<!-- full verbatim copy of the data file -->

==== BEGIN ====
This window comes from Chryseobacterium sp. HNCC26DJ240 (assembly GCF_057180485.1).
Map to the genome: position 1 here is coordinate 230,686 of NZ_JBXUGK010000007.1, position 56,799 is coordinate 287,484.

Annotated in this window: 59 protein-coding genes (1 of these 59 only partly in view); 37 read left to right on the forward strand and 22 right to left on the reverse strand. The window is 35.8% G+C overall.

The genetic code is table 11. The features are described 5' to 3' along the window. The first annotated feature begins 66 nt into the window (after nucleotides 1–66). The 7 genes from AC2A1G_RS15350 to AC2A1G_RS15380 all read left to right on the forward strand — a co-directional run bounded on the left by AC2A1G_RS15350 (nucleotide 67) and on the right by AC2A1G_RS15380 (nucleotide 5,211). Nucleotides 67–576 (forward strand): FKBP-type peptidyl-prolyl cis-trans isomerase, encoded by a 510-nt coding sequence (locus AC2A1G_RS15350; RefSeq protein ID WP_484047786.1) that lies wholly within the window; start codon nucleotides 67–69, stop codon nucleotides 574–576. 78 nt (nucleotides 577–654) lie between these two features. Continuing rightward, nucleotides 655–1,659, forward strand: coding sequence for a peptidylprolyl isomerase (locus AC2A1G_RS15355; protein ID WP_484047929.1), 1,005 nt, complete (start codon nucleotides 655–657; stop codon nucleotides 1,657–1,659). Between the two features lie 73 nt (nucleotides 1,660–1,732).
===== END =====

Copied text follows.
This window comes from Chryseobacterium sp. HNCC26DJ240 (assembly GCF_057180485.1).
Map to the genome: position 1 here is coordinate 230,686 of NZ_JBXUGK010000007.1, position 56,799 is coordinate 287,484.

Annotated in this window: 59 protein-coding genes (1 of these 59 only partly in view); 37 read left to right on the forward strand and 22 right to left on the reverse strand. The window is 35.8% G+C overall.

The genetic code is table 11. The features are described 5' to 3' along the window. The first annotated feature begins 66 nt into the window (after nucleotides 1–66). The 7 genes from AC2A1G_RS15350 to AC2A1G_RS15380 all read left to right on the forward strand — a co-directional run bounded on the left by AC2A1G_RS15350 (nucleotide 67) and on the right by AC2A1G_RS15380 (nucleotide 5,211). Nucleotides 67–576 (forward strand): FKBP-type peptidyl-prolyl cis-trans isomerase, encoded by a 510-nt coding sequence (locus AC2A1G_RS15350; RefSeq protein ID WP_484047786.1) that lies wholly within the window; start codon nucleotides 67–69, stop codon nucleotides 574–576. 78 nt (nucleotides 577–654) lie between these two features. Continuing rightward, nucleotides 655–1,659, forward strand: coding sequence for a peptidylprolyl isomerase (locus AC2A1G_RS15355; protein ID WP_484047929.1), 1,005 nt, complete (start codon nucleotides 655–657; stop codon nucleotides 1,657–1,659). Between the two features lie 73 nt (nucleotides 1,660–1,732).